Federal court orders Moniteau County to issue inmate marriage licenses
Saturday, February 8, 2014
Add Moniteau County to the list of Missouri counties with federal court orders about inmates and marriage licenses.
On Thursday, U.S. District Judge Gary Fenner ruled that Missouri’s law “that marriage licenses be signed ‘in the presence of the recorder of deeds or their deputy’ … is unconstitutional as applied to situations where an applicant for a marriage license is physically unable to appear in the presence of the recorder of deeds or their deputy due to incarceration at the Tipton Correctional Center or other incarceration facilities located in Moniteau County.”
Fenner’s seven-page ruling answered a lawsuit filed by the ACLU of Missouri on behalf of three women who plan to marry Tipton Correctional Center inmates later this month.
“Their marriage ceremonies are at risk of being cancelled because of Plaintiffs’ inability to obtain marriage licenses,” Fenner wrote, noting that Michele A. Higgins, Moniteau County’s recorder of deeds, “does not oppose Plaintiffs’ request for relief,” but didn’t feel like she could issue the licenses because “she believes that she is bound by the statutory in-presence requirement and notes that any person who violates the provisions of (the law) ‘shall be deemed guilty of a misdemeanor.’”
Fenner ordered Higgins to issue a license to any incarcerated person and his or her fiancé without requiring the person in prison to fill out the marriage license application in front of the recorder or a deputy, as long as the prison provides “reasonable written proof as to the authenticity of the signature of an applicant on a marriage license application … reasonable verified proof of the fact that the applicant is physically unable to appear in the presence of the recorder of deeds at the time the application is completed, and upon receipt of all fees and other documents required for the issuance of a marriage license.”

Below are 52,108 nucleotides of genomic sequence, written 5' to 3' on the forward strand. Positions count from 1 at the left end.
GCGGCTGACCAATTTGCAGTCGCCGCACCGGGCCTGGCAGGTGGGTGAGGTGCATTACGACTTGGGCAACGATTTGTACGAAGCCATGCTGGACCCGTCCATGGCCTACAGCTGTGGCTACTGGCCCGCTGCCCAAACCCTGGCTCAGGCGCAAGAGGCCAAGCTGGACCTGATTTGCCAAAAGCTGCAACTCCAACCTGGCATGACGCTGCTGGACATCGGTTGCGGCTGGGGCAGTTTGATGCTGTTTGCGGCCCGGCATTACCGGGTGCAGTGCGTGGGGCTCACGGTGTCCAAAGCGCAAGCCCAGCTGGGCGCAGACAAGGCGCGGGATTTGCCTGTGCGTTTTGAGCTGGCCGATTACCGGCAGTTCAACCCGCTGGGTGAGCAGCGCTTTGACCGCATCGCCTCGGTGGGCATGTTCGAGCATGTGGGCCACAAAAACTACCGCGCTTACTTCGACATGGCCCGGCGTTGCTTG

Fenner is the third federal judge to rule on the issue in the past year, with all three determining that people have a fundamental right to marry, protected by the “due process clause” of the U.S. Constitution’s 14th Amendment.
Last March, Fernando Gaitan Jr. — chief judge of the federal court’s Kansas City-based Western District — issued the ruling in a case the ACLU filed against Cole County Recorder Larry Rademan.
Last June, Judge Catherine D. Perry of the St. Louis-based Eastern District made the same finding in a case against Washington County Recorder Judy Creswell Moyers.
Although all three judges made the same findings, their cases don’t cover the entire state because each one was directed at a specific recorder’s office.
Bills have been filed in both the Missouri House and Senate to change state law, at least as it affects marriage licenses for inmates.
Sen. Mike Parson’s (R-Bolivar) bill was introduced Jan. 29 and has not, yet, been assigned to a committee.
Rep. Shawn Rhoads, R-West Plains, will explain his bill at the House Special Standing Committee on Corrections’ hearing at 8 a.m. Wednesday.
Tony Rothert, legal director for the ACLU of Missouri, said in a news release: “The government should be in the business of encouraging and supporting committed relationship, not preventing couples from being married.”
And Jeffrey Mittman, the ACLU’s executive director, added: “Our constitution requires that fundamental rights, like the right to marry, be made available to all citizens.
“The ACLU will continue to advocate for fair marriage laws in Missouri.”
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